Candidate Evaluations: Scott Walker
by Benjamin Studebaker
Scott Walker has ambled his way into the presidential race, so it’s time for another candidate evaluation. I’ll be looking at Walker’s background, policy history, and explicit statements to determine whether or not he would make a good president. I won’t be paying attention to electability or likeability, as is often common elsewhere on the web.
If you like candidate evaluations, I’ve written loads of them. Go nuts:
- Ted Cruz
- Rand Paul
- Hillary Clinton
- Marco Rubio
- Bernie Sanders
- Ben Carson
- Carly Fiorina
- Mike Huckabee
- Rick Santorum
- George Pataki
- Martin O’Malley
- Lindsey Graham
- Rick Perry
- Lincoln Chafee
- Jeb Bush
- Donald Trump
- Bobby Jindal
- Chris Christie
- Jim Webb
This is Scott Walker:
Walker is a college dropout. So far, he is the only candidate in the race with no college degree of any kind. He worked for the Red Cross before his 1993 election to the Wisconsin State Assembly. He became Milwaukee County Executive in 2002. In 2010, he was elected governor of Wisconsin. He survived a recall election in 2012 and was reelected in 2014.
As I reviewed the numbers from Walker’s time in office, one thing continually stuck out–his job figures have been awful. Here’s Wisconsin’s job growth against the national average:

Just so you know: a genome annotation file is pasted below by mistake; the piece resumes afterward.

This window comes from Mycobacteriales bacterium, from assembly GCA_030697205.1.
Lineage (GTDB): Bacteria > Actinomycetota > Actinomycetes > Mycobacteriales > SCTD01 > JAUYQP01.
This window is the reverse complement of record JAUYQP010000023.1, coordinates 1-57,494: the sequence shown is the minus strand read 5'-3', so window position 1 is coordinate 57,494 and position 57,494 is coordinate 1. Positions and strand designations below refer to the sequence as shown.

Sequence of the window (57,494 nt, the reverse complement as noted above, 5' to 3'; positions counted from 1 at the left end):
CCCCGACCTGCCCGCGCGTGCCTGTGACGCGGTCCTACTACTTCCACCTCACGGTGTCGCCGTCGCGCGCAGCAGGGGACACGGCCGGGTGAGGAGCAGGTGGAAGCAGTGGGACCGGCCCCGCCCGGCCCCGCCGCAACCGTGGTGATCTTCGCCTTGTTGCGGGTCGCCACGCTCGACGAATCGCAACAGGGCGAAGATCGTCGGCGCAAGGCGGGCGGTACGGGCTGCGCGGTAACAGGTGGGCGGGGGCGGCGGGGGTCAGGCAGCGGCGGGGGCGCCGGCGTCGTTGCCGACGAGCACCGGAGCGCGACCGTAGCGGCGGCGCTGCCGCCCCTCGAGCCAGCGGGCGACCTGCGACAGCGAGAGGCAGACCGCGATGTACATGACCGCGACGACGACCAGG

Over the last four years, Wisconsin has ranked last among all Midwest states for job growth. Nationally, Wisconsin ranked 35th in jobs in 2011, 36th in 2012, and 38th in both 2013 and 2014:
Since Walker took office, only one neighboring state has performed worse on job growth in any given year (Iowa in 2014). Before Walker, Wisconsin’s numbers were not by any means consistently spectacular, but it was never last in its region, ranking ahead of several neighboring states every year from 2003 through 2010.
And it’s not just the unemployed that have suffered–Wisconsin’s stocks have also failed to keep up with the national median and with neighboring states:
Suffice it to say that Wisconsin’s economic record has not been impressive in recent years. What’s going on? Austerity:
Walker cut spending by a full point of GDP in his first year and another half a point in the years since. Spending reductions take money out of the pockets of consumers and slow down the economy. A full point in a year and a half is pretty steep, though it’s not the worst I’ve seen. Taking into account the differently sized GDPs of the various states, here’s how Walker’s cuts compare to some of the other state austerity programs we’ve seen among other 2016 governor candidates:
Regular readers will recall that I gave Huckabee a pass on his package because it was an aberration and followed a large stimulus to counter the early 2000’s recession. Pataki went on to reverse course later in his career and his economic numbers were much better later in his governorship than they were at the beginning. The rest should be considered culpable.